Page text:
Consider these simple goldfish:
They have a safe pond to live in. They are fed and cared for by a watchful staff. They get to live their lives, doing their own work, day in, and day out.
While at an artists’ colony, I have the good fortune to do the same. My meals are taken care of. I have a warm place to sleep. There are ping-pong tables, and record players, and grand pianos. And all that is expected is that I engage with my work.
Today I talked about poetry, played Bach, discussed Charles Seeger’s Manual of Dissonant Counterpoint, wished fellow artists a fond farewell, and played several hilarious games of ping pong. How does that relate to my new compositions? I am happy and relaxed—what better place to write from can I ask for.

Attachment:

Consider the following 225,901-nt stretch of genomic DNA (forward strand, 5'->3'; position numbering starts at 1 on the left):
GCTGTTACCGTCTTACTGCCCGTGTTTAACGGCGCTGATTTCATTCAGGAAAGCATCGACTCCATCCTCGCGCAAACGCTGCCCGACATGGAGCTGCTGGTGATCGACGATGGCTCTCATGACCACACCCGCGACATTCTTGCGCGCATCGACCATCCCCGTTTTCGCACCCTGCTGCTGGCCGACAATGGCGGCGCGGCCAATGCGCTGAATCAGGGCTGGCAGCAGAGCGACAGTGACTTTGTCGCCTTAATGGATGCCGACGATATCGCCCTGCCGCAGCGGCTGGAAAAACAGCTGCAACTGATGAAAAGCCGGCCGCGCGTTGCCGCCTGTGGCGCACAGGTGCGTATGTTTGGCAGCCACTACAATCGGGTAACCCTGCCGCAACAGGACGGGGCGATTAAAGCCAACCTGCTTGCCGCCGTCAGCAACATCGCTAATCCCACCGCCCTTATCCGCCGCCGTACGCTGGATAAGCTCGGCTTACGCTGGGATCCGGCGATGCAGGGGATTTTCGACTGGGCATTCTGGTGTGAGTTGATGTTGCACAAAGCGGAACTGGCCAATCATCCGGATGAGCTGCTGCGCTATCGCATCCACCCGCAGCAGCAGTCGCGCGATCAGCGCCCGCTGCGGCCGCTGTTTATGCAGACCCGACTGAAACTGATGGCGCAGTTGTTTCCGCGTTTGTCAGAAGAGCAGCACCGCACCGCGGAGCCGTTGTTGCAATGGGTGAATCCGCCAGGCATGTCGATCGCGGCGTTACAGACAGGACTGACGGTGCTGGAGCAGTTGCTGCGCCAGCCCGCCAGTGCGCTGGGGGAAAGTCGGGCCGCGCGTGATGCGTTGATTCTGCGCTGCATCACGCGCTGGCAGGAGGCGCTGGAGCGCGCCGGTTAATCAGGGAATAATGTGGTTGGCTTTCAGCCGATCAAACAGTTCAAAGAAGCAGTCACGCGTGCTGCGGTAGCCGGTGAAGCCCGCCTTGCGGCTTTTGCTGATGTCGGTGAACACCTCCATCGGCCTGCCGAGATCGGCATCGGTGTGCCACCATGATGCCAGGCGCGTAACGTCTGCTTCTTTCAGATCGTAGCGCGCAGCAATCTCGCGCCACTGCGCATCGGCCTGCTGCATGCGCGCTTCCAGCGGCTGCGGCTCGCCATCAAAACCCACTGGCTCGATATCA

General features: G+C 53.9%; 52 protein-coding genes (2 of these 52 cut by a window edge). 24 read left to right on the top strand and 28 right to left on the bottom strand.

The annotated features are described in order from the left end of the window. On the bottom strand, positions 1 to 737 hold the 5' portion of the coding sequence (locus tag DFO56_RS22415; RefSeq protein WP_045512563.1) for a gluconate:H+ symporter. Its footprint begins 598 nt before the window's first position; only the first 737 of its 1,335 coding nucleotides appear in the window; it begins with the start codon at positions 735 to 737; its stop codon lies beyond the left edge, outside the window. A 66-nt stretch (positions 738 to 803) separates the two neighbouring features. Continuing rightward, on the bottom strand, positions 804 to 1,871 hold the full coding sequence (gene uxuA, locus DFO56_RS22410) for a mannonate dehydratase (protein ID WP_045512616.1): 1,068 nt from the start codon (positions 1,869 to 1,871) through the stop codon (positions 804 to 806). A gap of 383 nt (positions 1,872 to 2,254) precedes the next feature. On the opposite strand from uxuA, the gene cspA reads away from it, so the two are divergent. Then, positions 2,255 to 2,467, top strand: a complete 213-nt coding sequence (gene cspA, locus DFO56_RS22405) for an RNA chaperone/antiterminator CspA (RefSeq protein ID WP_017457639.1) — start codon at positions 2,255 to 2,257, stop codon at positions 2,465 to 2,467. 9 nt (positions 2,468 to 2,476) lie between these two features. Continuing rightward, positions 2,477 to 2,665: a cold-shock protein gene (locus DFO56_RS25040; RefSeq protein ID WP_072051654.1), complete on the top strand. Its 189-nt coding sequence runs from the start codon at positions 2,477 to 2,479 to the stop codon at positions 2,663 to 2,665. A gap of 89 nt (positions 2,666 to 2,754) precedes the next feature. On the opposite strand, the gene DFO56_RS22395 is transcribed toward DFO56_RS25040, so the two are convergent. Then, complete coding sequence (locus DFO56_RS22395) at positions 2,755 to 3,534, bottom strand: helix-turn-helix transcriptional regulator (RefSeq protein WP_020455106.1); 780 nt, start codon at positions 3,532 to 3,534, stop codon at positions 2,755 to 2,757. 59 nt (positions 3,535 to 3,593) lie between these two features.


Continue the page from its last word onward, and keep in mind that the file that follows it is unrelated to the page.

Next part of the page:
Exciting news! The Tim Peck Trio is almost finished with its second album, Rivulets, and we need your help. Support the Kickstarter campaign for Rivulets today.
The Kickstarter will fund mastering the album, replicating the CDs, and distribution and promotion. The Kickstarter campaign is also your opportunity to pre-order the album. Supporters will receive a copy of Rivulets before its public release.
Thanks for your support, and I hope to see you at a gig real soon!
In a previous post, I shared a great interview with Dave Bryant, a pianist and composer known for his work with Ornette Coleman. I’ve been thinking about Ornette a lot these days, after hearing the sad news of his recent passing. The world has lost a master musician and a thoughtful human being. Though I never met Ornette, I have been trying to process his wisdom, as filtered through Dave’s teaching. The above interview focuses on Dave’s recollections of Ornette.